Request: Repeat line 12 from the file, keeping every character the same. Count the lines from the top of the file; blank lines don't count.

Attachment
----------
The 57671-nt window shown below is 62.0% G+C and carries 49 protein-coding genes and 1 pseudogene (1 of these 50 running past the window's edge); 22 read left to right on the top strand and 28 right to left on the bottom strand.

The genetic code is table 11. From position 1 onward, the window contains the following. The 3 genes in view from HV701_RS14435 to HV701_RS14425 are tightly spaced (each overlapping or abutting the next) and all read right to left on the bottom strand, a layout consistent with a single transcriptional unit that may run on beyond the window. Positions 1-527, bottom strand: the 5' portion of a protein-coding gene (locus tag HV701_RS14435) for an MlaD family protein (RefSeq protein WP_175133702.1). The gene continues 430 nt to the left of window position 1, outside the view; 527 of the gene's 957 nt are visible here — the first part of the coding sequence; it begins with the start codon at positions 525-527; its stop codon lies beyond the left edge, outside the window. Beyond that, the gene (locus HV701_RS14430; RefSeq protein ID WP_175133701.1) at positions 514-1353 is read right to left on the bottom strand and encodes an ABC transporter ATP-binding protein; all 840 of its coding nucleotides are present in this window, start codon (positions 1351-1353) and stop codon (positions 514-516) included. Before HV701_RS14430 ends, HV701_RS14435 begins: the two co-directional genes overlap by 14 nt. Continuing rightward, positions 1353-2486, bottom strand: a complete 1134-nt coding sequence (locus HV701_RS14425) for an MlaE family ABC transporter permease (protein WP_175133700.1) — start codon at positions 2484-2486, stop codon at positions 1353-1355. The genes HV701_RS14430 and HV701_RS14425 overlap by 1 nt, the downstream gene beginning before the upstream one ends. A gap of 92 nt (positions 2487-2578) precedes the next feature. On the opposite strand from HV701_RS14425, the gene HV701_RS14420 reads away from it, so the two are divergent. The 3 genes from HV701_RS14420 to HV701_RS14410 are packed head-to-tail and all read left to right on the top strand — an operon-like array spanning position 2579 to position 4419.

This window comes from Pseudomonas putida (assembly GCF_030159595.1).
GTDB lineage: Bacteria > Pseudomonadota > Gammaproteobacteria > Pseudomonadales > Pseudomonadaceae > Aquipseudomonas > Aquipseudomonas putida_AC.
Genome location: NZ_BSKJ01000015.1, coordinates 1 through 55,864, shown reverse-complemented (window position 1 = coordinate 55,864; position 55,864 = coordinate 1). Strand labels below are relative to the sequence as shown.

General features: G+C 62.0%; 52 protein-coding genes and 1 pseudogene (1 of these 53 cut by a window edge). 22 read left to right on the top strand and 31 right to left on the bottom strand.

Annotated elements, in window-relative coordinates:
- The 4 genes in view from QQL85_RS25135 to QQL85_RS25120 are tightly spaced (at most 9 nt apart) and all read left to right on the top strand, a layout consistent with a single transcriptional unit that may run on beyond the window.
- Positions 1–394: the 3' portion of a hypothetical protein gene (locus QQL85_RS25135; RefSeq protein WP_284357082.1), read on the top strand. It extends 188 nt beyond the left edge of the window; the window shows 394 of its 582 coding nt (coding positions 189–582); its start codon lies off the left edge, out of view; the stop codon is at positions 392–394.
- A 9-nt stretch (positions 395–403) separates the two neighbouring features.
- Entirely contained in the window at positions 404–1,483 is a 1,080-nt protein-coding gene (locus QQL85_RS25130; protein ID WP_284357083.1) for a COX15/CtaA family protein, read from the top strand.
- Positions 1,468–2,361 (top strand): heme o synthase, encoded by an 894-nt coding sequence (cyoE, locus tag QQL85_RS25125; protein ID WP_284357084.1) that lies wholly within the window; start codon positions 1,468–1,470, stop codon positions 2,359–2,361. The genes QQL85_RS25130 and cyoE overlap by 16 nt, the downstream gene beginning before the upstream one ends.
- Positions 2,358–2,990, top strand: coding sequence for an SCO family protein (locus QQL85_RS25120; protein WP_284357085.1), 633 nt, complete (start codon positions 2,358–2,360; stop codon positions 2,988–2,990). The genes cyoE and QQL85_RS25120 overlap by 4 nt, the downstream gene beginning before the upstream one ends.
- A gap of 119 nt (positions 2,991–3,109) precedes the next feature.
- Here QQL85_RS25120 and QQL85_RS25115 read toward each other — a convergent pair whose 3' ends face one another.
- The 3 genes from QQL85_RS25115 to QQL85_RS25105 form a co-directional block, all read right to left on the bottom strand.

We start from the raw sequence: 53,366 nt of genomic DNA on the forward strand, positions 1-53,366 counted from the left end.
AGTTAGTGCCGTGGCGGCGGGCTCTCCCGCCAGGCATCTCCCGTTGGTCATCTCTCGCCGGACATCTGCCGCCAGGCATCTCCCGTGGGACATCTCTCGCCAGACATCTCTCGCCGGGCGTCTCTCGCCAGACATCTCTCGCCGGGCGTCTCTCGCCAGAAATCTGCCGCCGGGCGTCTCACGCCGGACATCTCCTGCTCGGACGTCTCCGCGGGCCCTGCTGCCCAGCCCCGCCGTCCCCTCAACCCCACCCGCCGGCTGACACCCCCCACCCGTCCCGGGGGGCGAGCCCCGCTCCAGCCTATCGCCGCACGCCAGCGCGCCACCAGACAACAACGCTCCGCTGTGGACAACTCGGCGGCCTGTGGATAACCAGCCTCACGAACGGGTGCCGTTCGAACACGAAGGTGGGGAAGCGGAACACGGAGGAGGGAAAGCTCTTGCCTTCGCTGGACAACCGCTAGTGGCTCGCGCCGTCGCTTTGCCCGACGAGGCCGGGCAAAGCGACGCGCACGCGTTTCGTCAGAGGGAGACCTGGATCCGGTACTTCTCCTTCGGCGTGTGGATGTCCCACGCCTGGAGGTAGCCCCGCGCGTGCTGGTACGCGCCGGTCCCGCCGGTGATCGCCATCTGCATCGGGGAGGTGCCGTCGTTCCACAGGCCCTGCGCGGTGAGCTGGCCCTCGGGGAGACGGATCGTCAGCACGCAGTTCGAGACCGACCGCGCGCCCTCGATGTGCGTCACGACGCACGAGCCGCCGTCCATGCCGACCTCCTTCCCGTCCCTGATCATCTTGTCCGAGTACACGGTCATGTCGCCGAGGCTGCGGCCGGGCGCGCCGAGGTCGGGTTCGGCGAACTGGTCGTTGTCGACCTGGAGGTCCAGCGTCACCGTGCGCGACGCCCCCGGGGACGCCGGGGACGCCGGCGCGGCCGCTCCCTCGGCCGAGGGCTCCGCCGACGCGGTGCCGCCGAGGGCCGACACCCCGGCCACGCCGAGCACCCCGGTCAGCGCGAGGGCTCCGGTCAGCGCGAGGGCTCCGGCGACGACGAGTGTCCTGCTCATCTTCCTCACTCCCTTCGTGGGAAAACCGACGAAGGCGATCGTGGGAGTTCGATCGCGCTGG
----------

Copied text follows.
- Positions 1,468–2,361 (top strand): heme o synthase, encoded by an 894-nt coding sequence (cyoE, locus tag QQL85_RS25125; protein ID WP_284357084.1) that lies wholly within the window; start codon positions 1,468–1,470, stop codon positions 2,359–2,361. The genes QQL85_RS25130 and cyoE overlap by 16 nt, the downstream gene beginning before the upstream one ends.